The Intersection of Buddhism, Developmental Science and Holistic Perspectives on Human Development
Lecturers: Ven. Khenpo Sonam Tsewang, Ven. Robina Courtin, Dr Robert Roeser, Dr Tawni Tidwell, Dr. David Vago, and Dr Meyrav Mor
Dates: 27 June - 6 July 2022 (2022-2023 intake)
Duration: 8 days (39 hours and 20mins)
Time: 16.45 – 21.40 Nepal time
Format: Live streaming
In this module we lay the foundation for holistic child development by establishing the Buddhist worldview from which to understand the nature of the human being from birth to rebirth. This provides the philosophical underpinning for the following modules. At the heart of this course is the Buddhist view of self and selflessness, and we explore what developmental science and Steinerian psychology have to contribute to this view.
The first section of this module focuses on introducing Buddhist psychology, developmental science and Steinerian/ Waldorf views of the nature of reality as the foundation for holistic child development. We examine how we think about our thinking and how we know what we know. We look at how, in the attempt to answer these questions, we form the worldview from which we perceive and experience the world.
We establish the Buddhist view of reality from which to understand the nature of the human being. Nature of reality is explained as the two truths: relative truth as the understanding of interdependence, borrowing from Vaibashika, Sautantrika and Chittmatra philosophical schools; and ultimate truth as the understanding of emptiness in Madhyamika. This lens provides the philosophical underpinning for the following six modules.
In developmental science we examine how meta theories, though invisible and unstated, drive our intellectual and scientific thinking. We examine how human development theories and studies, with different underlying meta theories, reach different answers to certain important questions.
Steiner’s theory of human development emphasises an unfolding of consciousness towards manifesting our full spiritual potential or inner freedom. When a person actualises this potential, she has reached a level where her thinking is motivated by ethical ideals or altruism. Steiner called this ethical individualism and saw it as the highest expression of human inner freedom. From a Buddhist perspective this can be related to developing a healthy sense of self. In Buddhism, the purest expression of bodhichitta or altruism goes beyond dualism, as boundless compassion for all sentient beings.
In the second section of this module we offer an overview of the development of self from birth to rebirth from a Buddhist perspective and, nested within it, we include developmental science and Steinerian perspectives on the understanding of the evolving sense of self.
We contemplate how a sense of self develops by engaging with the questions: How can we understand the developing child in a way that we discern the process of becoming a person not trapped in the self? What tools do we have within us that allow us to rediscover our true nature?
In Buddhist psychology we study the following aspects which taken together explain the evolving sense of self:
Self: Luminous self, healthy self and unhealthy self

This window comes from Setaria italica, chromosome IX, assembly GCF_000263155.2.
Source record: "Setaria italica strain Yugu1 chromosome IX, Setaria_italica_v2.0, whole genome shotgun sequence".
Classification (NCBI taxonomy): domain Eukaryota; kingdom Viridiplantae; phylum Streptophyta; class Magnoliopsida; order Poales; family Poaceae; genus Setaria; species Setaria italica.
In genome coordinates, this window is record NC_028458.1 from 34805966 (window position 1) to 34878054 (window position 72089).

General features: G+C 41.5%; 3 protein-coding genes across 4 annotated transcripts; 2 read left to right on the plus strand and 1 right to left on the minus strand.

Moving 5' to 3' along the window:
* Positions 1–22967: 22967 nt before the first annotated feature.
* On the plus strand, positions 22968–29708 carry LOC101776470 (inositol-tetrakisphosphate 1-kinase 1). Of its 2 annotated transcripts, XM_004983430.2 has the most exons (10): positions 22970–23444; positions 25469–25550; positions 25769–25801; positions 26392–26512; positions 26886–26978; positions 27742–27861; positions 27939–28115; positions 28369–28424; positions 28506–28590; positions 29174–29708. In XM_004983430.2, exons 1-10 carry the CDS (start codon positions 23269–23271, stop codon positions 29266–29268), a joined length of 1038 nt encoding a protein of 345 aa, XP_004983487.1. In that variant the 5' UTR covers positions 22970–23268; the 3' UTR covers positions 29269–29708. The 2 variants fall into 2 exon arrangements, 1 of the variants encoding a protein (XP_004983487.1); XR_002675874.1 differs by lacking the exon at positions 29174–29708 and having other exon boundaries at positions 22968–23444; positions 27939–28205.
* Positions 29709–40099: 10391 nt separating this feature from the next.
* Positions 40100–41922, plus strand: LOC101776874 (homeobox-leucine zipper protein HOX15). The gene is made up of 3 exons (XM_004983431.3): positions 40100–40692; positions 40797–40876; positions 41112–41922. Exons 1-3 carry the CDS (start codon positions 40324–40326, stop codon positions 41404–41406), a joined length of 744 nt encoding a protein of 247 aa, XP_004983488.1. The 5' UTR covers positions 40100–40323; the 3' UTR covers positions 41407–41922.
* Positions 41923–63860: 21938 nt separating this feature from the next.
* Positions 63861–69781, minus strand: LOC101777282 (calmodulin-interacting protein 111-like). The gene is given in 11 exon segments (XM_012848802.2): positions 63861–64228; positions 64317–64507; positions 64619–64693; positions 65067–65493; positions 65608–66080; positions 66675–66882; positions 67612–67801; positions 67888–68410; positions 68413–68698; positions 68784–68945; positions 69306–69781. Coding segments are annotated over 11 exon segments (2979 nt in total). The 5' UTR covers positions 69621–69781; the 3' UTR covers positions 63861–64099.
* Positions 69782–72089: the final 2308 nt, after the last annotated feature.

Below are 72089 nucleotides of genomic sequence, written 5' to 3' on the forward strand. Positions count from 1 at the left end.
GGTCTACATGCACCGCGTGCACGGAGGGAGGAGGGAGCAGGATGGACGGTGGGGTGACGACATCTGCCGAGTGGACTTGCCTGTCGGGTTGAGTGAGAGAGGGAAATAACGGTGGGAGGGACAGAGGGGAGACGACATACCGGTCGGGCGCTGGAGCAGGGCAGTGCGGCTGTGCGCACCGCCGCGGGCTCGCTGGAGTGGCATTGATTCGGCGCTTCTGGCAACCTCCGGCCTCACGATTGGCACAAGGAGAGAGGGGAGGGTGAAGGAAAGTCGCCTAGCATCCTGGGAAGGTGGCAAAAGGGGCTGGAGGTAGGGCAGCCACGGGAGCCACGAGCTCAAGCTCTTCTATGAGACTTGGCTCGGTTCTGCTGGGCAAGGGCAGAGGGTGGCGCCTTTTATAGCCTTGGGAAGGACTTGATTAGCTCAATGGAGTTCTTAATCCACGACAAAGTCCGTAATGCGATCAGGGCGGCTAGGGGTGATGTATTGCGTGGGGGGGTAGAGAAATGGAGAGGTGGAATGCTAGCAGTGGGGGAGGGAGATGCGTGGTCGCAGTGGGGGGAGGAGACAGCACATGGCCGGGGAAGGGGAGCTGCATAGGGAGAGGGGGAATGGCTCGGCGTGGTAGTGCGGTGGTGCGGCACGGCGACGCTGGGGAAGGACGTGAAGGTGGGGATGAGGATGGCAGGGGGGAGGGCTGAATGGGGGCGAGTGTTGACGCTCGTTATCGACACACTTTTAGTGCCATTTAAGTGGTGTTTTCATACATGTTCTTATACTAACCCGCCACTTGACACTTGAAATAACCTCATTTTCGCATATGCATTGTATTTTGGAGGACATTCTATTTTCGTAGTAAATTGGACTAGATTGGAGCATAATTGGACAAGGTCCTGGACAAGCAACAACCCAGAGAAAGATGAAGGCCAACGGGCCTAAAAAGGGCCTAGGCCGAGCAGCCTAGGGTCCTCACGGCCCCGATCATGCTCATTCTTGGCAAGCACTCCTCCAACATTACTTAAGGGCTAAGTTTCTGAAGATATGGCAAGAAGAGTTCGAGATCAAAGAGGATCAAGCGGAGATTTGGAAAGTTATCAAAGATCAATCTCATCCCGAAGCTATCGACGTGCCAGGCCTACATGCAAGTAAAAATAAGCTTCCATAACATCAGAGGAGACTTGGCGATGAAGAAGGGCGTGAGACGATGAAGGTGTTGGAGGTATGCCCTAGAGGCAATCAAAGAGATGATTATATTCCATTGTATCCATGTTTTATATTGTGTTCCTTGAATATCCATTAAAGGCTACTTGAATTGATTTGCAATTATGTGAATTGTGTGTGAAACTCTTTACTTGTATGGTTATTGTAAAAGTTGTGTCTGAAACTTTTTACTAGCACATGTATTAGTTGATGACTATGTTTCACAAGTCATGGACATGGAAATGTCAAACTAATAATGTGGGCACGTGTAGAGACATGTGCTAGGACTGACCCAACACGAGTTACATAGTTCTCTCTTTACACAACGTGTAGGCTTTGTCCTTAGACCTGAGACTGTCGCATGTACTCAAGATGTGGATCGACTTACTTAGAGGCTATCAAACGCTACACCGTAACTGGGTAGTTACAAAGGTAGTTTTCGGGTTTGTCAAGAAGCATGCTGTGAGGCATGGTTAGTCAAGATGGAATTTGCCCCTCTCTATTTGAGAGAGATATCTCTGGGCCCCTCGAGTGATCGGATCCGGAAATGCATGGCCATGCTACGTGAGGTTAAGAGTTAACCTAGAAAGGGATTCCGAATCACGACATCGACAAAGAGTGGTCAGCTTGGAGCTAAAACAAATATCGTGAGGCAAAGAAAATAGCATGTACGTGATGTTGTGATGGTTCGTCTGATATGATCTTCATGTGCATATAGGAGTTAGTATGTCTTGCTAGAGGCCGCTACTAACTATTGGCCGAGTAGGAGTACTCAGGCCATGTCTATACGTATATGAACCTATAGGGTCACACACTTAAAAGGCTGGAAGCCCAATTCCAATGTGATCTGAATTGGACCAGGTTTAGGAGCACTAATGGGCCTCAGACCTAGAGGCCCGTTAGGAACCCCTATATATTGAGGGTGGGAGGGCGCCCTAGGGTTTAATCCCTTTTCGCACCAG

Impermanence: subtle momentary impermanence and gross continuity impermanence
The 5 aggregates, 12 links of dependent origination and the kleshas
These themes will also be the threads or “touch points” we continue to weave through developmental science and Steinerian psychology in the other modules.
Developmental science, as an interdisciplinary field, brings together multiple disciplines, such as, psychology, sociology, anthropology, biology, neuroscience, and medicine to try and understand how an individual becomes the person they become in time and space. We shed light on different aspects of human development we may not have considered before, explore metaphors, equitable questions, and bridge ideas.
Engaging with Steiner, we look at the period from birth to death where he suggested that human beings are essentially spiritual in nature. He highlighted that spiritual development evolves in conjunction with physical, emotional and cognitive development and he described the influences and effects of biological, environmental and spiritual aspects on the individual ‘s evolving consciousness.
Steiner considered that the human being is a complex interconnected system comprising the physical body (form and matter) and three subtle energy systems (life force body, feeling body and Self or I body) that together form the vehicle of consciousness. We link this to his explanation that development proceeds from the natural awakening of the thinking, feeling and willing faculties resulting from the work of formative forces on the individual.
In this way, at the intersection of Buddhism, developmental science and Steinerian psychology we can explore the deep structures or backgrounds where we find shared assumptions. We take a dialectical stance on the interpenetration of apparent contraries rather than establishing opposing views. In other words, our lens is Buddhist and with that we journey into developmental science and Steinerian psychology, letting each of the two fields describe human development as we weave them together within the Buddhist view or allow them to lie nested side by side, or within one another. In doing so, we lay the foundation from which to relate Buddhism, developmental science and Steinerian psychology to nurturing a holistic approach to child development.
Our aim in this 8-module course is to encourage a wholesome understanding of the nature of the human being, on which we base our transformational experiential Buddhist pedagogy, known as Abiding Heart Education™.